NDGPS Gasping

June 27, 2007  - By
Image: GPS World

RITA and the Coast Guard have a tough job ahead. Between them, the Department of Transportation’s (DOT’s) Research and Innovative Technology Administration and the multi-mission maritime service are trying to save a national differential GPS (NDGPS) program that faces termination next year.

History. The U.S. Coast Guard (USCG) implemented the concept in the mid-1990s. Their requirement was for marine navigation, and the system now provides service for coastal coverage of the continental United States, the Great Lakes, Puerto Rico, portions of Alaska, Hawaii, and a greater part of the Mississippi River Basin. In a testament to NDGPS’s success, many countries around the world have duplicated the concept.

Since the DGPS signal is broadcast in a 360-degree radius, inland users close enough to the USCG broadcasting station can receive and use the corrections. All of this happened before SA (Selective Availability) was turned off, so the accuracy improvement was staggering; from 100 meters down to 1-3 meters. Once inland users tasted the sweetness of the USCG DGPS system, a groundswell of support arose for expanding the system inland. The NDGPS system was born.

Manufacturers began to integrate “Coast Guard” DGPS receivers into their products. Companies like CSI and Starlink offered after-market DGPS receivers to enable virtually any GPS user to receive the free DGPS signal, whether it was a $200 consumer GPS unit or a $10,000 submeter mapping receiver. Since then, tens of thousands of “Coast Guard” DGPS receivers have been sold around the world.

Between the USCG, the Army Corp. of Engineers (USACE), and the DOT, 86 stations now blast out DGPS corrections free of charge that cover more than 90 percent of the U.S. landbase.

Trouble. The program ran smoothly through the first half of this decade. Each year, a few new stations were added to expand coverage. The HA (High Accuracy)-NDGPS concept to provide decimeter-level positioning was proven to work. However, the rug flew out from under NDGPS last year when DOT’s Federal Railroad Administration (FRA) announced it would no longer sponsor NDGPS. NDGPS supporters had long hung their hats on Positive Train Control (PTC) as the killer application for NDGPS, as it would save the railroad industry billions per year and justify the cost of installing and maintaining the NDGPS. The DOT says the PTC doesn’t need NDGPS any longer.

Two significant developments have reduced the need for NDGPS since the program began. The first is that autonomous (standalone) GPS accuracy is very good these days, on the order of a few meters. The second is the maturation of the Federal Aviation Administration’s Wide Area Augmentation System (WAAS).

RITA to the Rescue. Last summer, with no FY07 budget for NDGPS, the scrambling began. The FRA washed its hands of NDGPS so the DOT transferred the program to a little-known agency called Research and Innovative Technology Administration (RITA). At the eleventh hour, RITA scraped up $5 million for NDGPS for FY07 — enough to operate and maintain the system until October 2008. $400,000 of that is allocated for “needs assessment.” In other words, they need to understand who is still using NDGPS and determine if the usage justifies future funding.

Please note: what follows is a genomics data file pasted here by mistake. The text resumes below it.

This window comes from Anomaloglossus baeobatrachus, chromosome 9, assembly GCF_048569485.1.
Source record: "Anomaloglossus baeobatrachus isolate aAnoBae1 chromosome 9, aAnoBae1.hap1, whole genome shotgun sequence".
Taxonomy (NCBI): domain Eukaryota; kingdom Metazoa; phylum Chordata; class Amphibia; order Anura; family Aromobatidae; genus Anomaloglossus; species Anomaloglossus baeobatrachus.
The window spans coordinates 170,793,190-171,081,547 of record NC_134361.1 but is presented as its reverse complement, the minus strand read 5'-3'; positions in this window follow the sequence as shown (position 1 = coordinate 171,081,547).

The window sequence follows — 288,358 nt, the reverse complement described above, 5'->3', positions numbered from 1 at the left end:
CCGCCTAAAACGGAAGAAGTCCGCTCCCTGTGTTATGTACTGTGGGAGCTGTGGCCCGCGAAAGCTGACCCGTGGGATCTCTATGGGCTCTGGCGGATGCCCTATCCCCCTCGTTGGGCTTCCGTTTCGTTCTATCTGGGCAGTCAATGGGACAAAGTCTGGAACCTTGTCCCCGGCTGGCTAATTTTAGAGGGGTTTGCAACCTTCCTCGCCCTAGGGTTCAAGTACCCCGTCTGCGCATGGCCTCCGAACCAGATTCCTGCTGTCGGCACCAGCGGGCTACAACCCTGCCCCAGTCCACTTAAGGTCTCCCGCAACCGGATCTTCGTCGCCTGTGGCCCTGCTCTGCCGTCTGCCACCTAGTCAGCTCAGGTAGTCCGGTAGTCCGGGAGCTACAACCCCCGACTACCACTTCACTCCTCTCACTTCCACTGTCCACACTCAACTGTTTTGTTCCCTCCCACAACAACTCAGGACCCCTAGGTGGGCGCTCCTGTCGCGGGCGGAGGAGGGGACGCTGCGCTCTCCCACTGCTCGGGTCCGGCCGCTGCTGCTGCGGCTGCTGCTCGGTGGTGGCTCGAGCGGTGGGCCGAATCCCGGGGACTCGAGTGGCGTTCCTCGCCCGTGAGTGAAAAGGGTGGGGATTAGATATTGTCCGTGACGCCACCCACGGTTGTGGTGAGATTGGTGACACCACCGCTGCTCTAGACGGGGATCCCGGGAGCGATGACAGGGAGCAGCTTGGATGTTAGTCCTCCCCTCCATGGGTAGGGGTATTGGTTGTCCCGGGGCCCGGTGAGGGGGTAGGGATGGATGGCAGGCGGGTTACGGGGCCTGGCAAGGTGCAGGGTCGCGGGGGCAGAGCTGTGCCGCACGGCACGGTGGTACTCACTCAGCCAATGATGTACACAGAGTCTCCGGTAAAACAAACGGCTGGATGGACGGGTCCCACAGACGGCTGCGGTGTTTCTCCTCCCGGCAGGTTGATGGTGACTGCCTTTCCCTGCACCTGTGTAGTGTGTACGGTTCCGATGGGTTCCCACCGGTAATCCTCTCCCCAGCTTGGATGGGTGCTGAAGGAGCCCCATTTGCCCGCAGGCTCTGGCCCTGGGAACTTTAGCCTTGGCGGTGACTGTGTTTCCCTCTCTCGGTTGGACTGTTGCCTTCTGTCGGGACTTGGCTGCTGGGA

The USCG (39 sites), USACE (9 sites), and DOT (38 sites) fund the 86 stations. USCG has said it would take over 12 of the DOT-funded sites if DOT decides not to fund the program. So the debate only involves about a third of the U.S. land mass. The USCG and USACE sites are not in jeopardy, as their requirements are considered safety-of-life for maritime navigation.

Is there is a significant enough user base in the areas above to justify the roughly $7 million a year it takes to operate and maintain them? If there are only 1,000 users in those regions who use it regularly, that’s $7,000 per year, per user. That scenario doesn’t make sense. And it doesn’t even consider the cost of complete system build-out. Even at 10,000 users (a very unrealistic number), that’s still a cost of $700 per year, per user to the taxpayer.

Who still uses NDGPS, anyway? That’s the magic question, and the DOT doesn’t know the answer. Presumably, determining that is part of the needs assessment, to be

finalized in September 2007. I’ve heard speculators talk about agriculture being a big NDGPS user. While this might have been true five years ago, WAAS now dominates the ag market. Even CSI (now Hemisphere GPS), the largest producer of after-market “Coast Guard” beacon receivers and the leading GPS supplier to the ag market, has shifted its focus from NDGPS receivers to high-performance WAAS receivers.

The forest products industry comprises some big users of GPS, but they’ve been post-processing for years, and some have even stopped doing that because autonomous GPS is sometimes good enough.

What’s left is a fragmented group of utilities, federal/state/local government, engineering, surveyors, universities. and various -ologists. Honestly, as much traveling, conference attending, speaking engagements, and training as I do, I can’t recall the last person who told me they use NDGPS. That’s the fundamental problem.

This article is tagged with , and posted in GNSS, Latest News, Transportation